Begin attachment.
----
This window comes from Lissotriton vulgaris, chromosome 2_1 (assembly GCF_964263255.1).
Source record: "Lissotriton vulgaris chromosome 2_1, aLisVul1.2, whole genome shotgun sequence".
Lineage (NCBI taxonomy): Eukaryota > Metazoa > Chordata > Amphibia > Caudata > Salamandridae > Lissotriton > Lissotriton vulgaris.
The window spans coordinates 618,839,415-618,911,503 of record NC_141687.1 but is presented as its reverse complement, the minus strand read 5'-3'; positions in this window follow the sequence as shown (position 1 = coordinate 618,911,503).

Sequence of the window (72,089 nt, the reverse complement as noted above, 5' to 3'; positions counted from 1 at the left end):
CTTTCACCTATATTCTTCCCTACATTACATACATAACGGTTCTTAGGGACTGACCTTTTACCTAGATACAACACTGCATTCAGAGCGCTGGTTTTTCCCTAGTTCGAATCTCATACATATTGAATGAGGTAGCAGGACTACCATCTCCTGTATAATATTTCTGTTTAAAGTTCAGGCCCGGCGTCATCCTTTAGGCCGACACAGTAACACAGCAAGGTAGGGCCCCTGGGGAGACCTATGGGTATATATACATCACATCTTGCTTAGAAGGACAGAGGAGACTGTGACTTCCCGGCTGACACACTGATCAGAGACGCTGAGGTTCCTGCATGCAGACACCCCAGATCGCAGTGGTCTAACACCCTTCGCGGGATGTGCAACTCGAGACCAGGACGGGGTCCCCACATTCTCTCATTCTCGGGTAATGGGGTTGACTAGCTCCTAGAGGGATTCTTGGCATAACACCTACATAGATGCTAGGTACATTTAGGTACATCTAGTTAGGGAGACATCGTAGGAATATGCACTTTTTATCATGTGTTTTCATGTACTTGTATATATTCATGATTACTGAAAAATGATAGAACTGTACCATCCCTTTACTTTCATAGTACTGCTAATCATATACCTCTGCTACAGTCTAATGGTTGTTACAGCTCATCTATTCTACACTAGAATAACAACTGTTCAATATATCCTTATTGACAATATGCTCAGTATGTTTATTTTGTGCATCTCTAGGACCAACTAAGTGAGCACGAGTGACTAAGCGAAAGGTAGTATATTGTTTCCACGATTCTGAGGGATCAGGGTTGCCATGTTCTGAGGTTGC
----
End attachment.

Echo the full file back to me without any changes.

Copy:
This window comes from Lissotriton vulgaris, chromosome 2_1 (assembly GCF_964263255.1).
Source record: "Lissotriton vulgaris chromosome 2_1, aLisVul1.2, whole genome shotgun sequence".
Lineage (NCBI taxonomy): Eukaryota > Metazoa > Chordata > Amphibia > Caudata > Salamandridae > Lissotriton > Lissotriton vulgaris.
The window spans coordinates 618,839,415-618,911,503 of record NC_141687.1 but is presented as its reverse complement, the minus strand read 5'-3'; positions in this window follow the sequence as shown (position 1 = coordinate 618,911,503).

Sequence of the window (72,089 nt, the reverse complement as noted above, 5' to 3'; positions counted from 1 at the left end):
CTTTCACCTATATTCTTCCCTACATTACATACATAACGGTTCTTAGGGACTGACCTTTTACCTAGATACAACACTGCATTCAGAGCGCTGGTTTTTCCCTAGTTCGAATCTCATACATATTGAATGAGGTAGCAGGACTACCATCTCCTGTATAATATTTCTGTTTAAAGTTCAGGCCCGGCGTCATCCTTTAGGCCGACACAGTAACACAGCAAGGTAGGGCCCCTGGGGAGACCTATGGGTATATATACATCACATCTTGCTTAGAAGGACAGAGGAGACTGTGACTTCCCGGCTGACACACTGATCAGAGACGCTGAGGTTCCTGCATGCAGACACCCCAGATCGCAGTGGTCTAACACCCTTCGCGGGATGTGCAACTCGAGACCAGGACGGGGTCCCCACATTCTCTCATTCTCGGGTAATGGGGTTGACTAGCTCCTAGAGGGATTCTTGGCATAACACCTACATAGATGCTAGGTACATTTAGGTACATCTAGTTAGGGAGACATCGTAGGAATATGCACTTTTTATCATGTGTTTTCATGTACTTGTATATATTCATGATTACTGAAAAATGATAGAACTGTACCATCCCTTTACTTTCATAGTACTGCTAATCATATACCTCTGCTACAGTCTAATGGTTGTTACAGCTCATCTATTCTACACTAGAATAACAACTGTTCAATATATCCTTATTGACAATATGCTCAGTATGTTTATTTTGTGCATCTCTAGGACCAACTAAGTGAGCACGAGTGACTAAGCGAAAGGTAGTATATTGTTTCCACGATTCTGAGGGATCAGGGTTGCCATGTTCTGAGGTTGC